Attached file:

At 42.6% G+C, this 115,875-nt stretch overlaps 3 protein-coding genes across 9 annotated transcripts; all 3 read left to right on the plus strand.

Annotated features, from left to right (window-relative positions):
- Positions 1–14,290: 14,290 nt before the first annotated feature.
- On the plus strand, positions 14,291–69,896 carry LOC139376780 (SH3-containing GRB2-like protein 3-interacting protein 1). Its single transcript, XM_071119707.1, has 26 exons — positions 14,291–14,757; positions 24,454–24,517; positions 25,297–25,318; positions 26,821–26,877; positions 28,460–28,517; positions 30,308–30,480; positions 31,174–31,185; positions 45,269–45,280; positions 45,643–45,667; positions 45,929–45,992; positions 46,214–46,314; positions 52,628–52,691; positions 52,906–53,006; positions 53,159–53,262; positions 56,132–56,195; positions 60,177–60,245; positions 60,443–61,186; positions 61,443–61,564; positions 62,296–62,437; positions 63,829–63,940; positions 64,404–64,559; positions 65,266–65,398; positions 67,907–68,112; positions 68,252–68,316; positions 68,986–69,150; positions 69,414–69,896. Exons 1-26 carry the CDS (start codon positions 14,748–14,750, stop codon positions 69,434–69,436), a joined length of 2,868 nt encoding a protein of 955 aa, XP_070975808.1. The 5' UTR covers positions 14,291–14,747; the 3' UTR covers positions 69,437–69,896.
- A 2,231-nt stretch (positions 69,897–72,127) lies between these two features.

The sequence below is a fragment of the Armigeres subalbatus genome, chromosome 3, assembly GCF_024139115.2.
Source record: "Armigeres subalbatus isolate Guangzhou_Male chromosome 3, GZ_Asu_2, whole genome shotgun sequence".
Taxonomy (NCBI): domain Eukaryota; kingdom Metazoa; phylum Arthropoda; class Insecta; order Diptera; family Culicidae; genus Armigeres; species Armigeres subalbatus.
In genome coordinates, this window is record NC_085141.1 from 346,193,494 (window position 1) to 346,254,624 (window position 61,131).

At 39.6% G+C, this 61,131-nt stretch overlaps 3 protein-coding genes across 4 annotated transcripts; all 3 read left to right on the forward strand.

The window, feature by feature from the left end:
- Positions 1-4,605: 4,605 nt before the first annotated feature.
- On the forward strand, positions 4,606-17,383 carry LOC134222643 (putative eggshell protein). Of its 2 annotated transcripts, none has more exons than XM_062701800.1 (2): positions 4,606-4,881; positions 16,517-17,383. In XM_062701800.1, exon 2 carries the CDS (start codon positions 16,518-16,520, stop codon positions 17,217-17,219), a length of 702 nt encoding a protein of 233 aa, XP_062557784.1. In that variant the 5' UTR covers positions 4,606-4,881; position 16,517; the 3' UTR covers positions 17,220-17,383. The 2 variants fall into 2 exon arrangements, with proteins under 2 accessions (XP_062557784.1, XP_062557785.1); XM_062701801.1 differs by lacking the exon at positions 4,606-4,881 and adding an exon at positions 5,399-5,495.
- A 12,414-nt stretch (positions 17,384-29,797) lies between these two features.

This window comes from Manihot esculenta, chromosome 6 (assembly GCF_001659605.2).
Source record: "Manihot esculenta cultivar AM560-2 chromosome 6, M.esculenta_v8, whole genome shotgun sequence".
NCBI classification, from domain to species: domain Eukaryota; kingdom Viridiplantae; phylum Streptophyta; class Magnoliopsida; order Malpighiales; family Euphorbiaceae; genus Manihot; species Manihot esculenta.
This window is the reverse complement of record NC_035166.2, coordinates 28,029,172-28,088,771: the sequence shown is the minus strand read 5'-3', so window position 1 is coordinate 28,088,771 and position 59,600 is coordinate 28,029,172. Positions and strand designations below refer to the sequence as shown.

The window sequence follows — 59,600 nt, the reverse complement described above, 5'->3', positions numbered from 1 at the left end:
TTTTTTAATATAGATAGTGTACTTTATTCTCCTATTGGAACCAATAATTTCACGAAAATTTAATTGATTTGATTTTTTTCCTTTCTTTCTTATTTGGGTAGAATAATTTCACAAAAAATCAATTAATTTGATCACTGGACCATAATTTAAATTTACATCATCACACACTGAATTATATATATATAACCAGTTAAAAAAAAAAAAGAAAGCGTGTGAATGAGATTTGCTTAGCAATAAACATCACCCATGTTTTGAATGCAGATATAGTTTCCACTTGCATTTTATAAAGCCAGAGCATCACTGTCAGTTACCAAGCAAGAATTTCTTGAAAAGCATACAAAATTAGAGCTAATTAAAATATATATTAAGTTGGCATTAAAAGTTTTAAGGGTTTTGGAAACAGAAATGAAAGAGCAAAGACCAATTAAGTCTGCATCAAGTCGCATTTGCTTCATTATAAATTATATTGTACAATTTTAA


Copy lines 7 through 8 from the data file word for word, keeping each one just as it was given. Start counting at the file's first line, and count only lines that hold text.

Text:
Source record: "Armigeres subalbatus isolate Guangzhou_Male chromosome 3, GZ_Asu_2, whole genome shotgun sequence".
Taxonomy (NCBI): domain Eukaryota; kingdom Metazoa; phylum Arthropoda; class Insecta; order Diptera; family Culicidae; genus Armigeres; species Armigeres subalbatus.